Ten hours in to Persona 3, I felt like I had picked a truly special game to study for this class. Atlus had melded a dating / relationship simulator, a genre I thought I'd venture in to, and a role-playing game into what felt like a fresh, new experience. Up to that point, the game's story and premise was, well... weird, but I like challenging narrative in my entertainment. So, a tale of quirky J-pop teenagers mixing night-time demon hunting with day-time high school romance wasn't so much a problem as a challenge. The mechanics of actually playing the game were quite strong. The battle system was rock solid, quick and deep, and the relationship simulator's integration with character's abilities was a fun and interesting take on genre conventions. At the ten hour mark, I felt I had played enough to get into all the fine details of the gameplay: managing relationships, equipping my characters, traveling to Tartarus at night to battle demons, and gathering and raising Personas to help me in battle. I could see only one potential, but major, flaw in the game: level design.
Tartarus is essentially the inverse of an enormous dungeon. It contains what seem to be dozens, maybe hundreds, of floors that change each time you enter. The designers attempt to explain this away in the context of the story, but it essentially means that each floor you enter is randomly generated. As I worked my way through the first several floors of gray-walled corridors, occasionally fighting monsters or picking up treasure, I figured that once I reached the foretold 20th-floor boss, I would be on to more interesting environs. After spending several days in game-time (many hours of my real-life time) entering the dungeon, battling until my characters were too weak to continue, then coming back the next night, I finally gained enough strength to beat the boss and moved on up to... slightly creepier, randomly generated, gray corridors.
Luckily, up until this point, the game had held my attention with the excellently designed battle system. Running through Tartarus wasn't exactly interesting, but fighting the monsters and leveling up my characters was fun enough to keep me going. However, after that 20th floor boss, each night that I entered Tartarus felt more and more like work. I kept at it, though, setting my eyes on the next prize: the 40th floor. But, you guessed it - nothing changed after that, either. In fact, the artwork used to render the corridors was exactly the same. It hadn't changed at all by the 50th floor, either - which was at about twenty-eight hours of my play time.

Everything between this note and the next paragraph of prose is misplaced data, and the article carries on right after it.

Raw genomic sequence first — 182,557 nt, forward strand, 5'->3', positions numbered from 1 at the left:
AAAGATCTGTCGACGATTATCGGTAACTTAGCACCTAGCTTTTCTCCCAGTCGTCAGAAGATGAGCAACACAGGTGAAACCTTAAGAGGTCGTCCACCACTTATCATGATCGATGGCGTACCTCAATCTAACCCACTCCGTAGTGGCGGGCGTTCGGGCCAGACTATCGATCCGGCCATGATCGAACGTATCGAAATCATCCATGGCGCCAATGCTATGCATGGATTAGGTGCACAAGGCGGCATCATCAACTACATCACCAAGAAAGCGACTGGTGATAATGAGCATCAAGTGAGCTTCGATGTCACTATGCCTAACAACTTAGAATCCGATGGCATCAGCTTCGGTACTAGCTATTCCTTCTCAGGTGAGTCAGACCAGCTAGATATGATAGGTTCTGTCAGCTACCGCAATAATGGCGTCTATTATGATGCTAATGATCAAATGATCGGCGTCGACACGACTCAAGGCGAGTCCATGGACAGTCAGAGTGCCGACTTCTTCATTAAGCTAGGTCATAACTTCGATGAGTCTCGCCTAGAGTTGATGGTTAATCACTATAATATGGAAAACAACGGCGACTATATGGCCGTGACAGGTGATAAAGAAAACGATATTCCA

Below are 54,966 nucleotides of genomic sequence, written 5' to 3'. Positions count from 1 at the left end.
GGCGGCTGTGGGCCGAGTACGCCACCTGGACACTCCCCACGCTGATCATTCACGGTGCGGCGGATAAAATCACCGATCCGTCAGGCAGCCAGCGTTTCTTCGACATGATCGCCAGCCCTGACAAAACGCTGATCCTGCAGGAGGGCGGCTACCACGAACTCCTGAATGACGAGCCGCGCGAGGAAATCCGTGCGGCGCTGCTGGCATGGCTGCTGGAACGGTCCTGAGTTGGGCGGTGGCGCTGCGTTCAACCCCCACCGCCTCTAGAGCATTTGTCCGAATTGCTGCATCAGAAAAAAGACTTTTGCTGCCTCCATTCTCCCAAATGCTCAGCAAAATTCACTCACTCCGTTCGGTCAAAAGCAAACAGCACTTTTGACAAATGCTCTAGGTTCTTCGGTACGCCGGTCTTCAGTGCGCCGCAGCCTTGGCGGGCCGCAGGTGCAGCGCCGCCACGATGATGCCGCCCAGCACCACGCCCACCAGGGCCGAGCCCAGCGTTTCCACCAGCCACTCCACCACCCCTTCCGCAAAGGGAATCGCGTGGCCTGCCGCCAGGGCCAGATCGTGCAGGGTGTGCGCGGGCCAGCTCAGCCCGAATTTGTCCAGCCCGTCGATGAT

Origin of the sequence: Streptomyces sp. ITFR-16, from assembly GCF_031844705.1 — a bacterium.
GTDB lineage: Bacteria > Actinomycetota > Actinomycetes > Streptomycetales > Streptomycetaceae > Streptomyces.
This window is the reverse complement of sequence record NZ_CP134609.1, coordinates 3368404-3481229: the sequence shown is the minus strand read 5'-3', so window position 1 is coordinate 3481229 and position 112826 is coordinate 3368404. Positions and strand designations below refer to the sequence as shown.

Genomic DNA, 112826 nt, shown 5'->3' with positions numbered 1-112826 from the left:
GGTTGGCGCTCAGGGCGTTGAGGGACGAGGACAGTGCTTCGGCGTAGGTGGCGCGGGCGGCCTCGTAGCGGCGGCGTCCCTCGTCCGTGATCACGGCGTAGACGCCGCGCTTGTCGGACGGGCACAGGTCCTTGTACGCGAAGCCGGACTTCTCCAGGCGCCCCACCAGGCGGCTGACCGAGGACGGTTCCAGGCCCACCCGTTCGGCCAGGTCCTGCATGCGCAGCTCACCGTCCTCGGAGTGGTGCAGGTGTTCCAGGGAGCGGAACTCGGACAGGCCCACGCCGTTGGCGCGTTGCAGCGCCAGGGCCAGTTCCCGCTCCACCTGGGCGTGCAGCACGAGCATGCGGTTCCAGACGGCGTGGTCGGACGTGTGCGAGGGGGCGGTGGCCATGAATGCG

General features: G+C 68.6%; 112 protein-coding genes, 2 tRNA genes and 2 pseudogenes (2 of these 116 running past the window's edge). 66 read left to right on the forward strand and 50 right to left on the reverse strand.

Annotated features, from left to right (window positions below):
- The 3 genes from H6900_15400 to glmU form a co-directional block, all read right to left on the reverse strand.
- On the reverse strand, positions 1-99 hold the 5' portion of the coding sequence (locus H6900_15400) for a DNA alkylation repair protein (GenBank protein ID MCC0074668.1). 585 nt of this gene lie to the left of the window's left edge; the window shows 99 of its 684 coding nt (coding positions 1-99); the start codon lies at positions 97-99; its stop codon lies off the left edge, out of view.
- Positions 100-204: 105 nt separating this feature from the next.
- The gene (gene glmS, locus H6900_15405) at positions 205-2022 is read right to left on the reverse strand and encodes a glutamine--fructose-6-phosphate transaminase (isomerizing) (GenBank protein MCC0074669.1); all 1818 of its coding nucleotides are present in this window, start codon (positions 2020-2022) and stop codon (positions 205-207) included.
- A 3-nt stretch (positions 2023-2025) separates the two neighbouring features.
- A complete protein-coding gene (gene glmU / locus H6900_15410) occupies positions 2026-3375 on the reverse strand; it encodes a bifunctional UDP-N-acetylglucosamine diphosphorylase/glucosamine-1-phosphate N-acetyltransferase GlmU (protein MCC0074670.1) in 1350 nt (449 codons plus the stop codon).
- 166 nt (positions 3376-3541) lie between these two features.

The complete lack of progression and reward for your journey through Tartarus is echoed in the rest of the game's design. I worked my way through entire relationship chains, but nothing interesting ever happened. My friend who had a crush on a teacher didn't end up running away with her. She had a boyfriend and, for some strange reason, didn't dig on teenage boys. Shocking. Essentially, the entire game revolves around visiting the exact same locations (school, the dorms or town shops, and Tartarus), while doing the exact same things (relationship building and battling in grey corridors).
I really wanted to like Persona 3. Atlus did so much right with it, and took a pretty big risk by essentially throwing a dating sim into a hardcore RPG. It's just missing so much in way of content and level design. Worse yet, in a painful twist and what feels like a way to make up for the lack of content, the designers have made progression through the game excruciatingly time consuming. Maybe the levels in Tartarus do get interesting at some point. Who knows? After twenty-eight hours of repeating essentially the exact same dungeon over and over, I'm not willing to give it the time to find out.